In this learning activity, the student will be provided two CentOS servers to practice the following command line tools, making note of the outputs received and how the commands are used:
**Note**: Please wait an additional 2-3 minutes before connecting to the server via ssh.
Successfully complete this lab by achieving the following learning objectives:
- Understand the Ping Command
Note: Please wait an additional 2-3 minutes before connecting to the server via ssh.
First, examine the man page for ping (this can be done on either Server1 or Client1)
man page ping
Secondly, from Server1 ping Client1 (Note the output)
Lastly, play with some of the options of ping (-s to change packet size, -c to change number of packets, etc.). Note how the output changes with each of the options
ping -s [SizeOfPackets] 10.0.1.11 ping -c [CountOfPackets] 10.0.1.11
- Understand the Netstat Command
First, review the man page on either Server1 or Client1:
man page netstat
On either server1 or Client1, you can run netstat –extended to see all available options.
On either box, run netstat to find out what ports have active connections and which are listening
Use the grep command in conjunction with netstat to learn more about particular ports, make sure to pick one that has an active connection and one that is listening to note the different outputs:
netstat | grep [portnumber]
- Install bind-utils and Understand the nslookup and dig commands
To start off, we need to install bind-utils, as dig and nslookup do not ship with vanilla CentOS. This should be done on Server1 as some of the next steps will be taken on this box.
sudo yum install bind-utils
After installation, visit the nslookup and dig man pages to gather more information about these commands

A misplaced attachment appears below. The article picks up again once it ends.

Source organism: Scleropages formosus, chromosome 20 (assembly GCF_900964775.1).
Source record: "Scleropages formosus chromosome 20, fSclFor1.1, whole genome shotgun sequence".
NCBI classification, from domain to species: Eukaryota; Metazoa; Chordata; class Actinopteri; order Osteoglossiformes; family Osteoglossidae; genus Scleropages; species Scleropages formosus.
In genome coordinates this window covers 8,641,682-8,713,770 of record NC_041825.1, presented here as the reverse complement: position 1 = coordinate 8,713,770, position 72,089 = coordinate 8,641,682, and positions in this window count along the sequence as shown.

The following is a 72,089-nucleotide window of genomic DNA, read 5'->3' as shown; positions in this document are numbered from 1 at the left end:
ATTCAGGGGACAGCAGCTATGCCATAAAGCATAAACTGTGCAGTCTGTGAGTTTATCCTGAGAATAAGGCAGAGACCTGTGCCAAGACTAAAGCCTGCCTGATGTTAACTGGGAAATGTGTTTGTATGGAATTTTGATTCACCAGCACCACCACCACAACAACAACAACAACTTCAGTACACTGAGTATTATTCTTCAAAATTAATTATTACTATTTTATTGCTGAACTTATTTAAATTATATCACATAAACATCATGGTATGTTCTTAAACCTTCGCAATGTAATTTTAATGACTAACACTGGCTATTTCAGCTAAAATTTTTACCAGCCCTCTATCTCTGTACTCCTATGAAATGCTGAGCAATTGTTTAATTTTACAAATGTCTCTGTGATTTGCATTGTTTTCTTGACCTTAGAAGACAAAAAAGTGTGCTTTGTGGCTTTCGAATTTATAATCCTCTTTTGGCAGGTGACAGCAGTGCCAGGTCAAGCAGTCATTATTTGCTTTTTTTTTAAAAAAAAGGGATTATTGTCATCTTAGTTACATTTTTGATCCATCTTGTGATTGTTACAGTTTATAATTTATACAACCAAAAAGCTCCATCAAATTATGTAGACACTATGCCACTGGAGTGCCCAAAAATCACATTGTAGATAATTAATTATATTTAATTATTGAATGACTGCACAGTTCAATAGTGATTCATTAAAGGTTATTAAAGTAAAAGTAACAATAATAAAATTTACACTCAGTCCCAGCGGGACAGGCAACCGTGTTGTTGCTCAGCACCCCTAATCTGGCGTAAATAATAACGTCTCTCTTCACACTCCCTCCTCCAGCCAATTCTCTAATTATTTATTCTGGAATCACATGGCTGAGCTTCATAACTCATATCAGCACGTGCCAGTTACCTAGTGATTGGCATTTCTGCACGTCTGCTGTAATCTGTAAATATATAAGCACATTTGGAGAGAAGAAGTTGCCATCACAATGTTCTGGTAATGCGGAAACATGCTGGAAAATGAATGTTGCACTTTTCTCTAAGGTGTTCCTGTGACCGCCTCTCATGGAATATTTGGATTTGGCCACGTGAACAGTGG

man page dig man page nslookup
Afterwards, from Server1 perform both an nslookup and dig on Client1, comparing the outputs. Notice how dig contains much more information that might be useful to an administrator:
nslookup 10.0.1.11 dig 10.0.1.11
- Understand the arp command
Visit the arp man page to gain more knowledge about arp on either Server1 or Client1
man page arp
From Server1, check what information exists about Client1 in the arp table. Note the output.
arp -a 10.0.1.11
Look at the entire arp table, noting output:
Now, delete the record for Client1 (Only Client1) and check the arp table again. Notice that the entry is still there, but the hardware address is blank
sudo arp -d 10.0.1.11 arp -a
Ping Client1 to "rebuild" the entry, now check the arp entry for Client1 and notice that the hardware address has been re-entered.
ping 10.0.1.11 arp -a 10.0.1.11
- Understand the ifconfig command
First off, open and review the man page for ifconfig on either device
man page ifconfig
On either system, run the ifconfig command, noting the output
From the output, note your IPv4 address. This IP address should match that of the Private IP address provided above.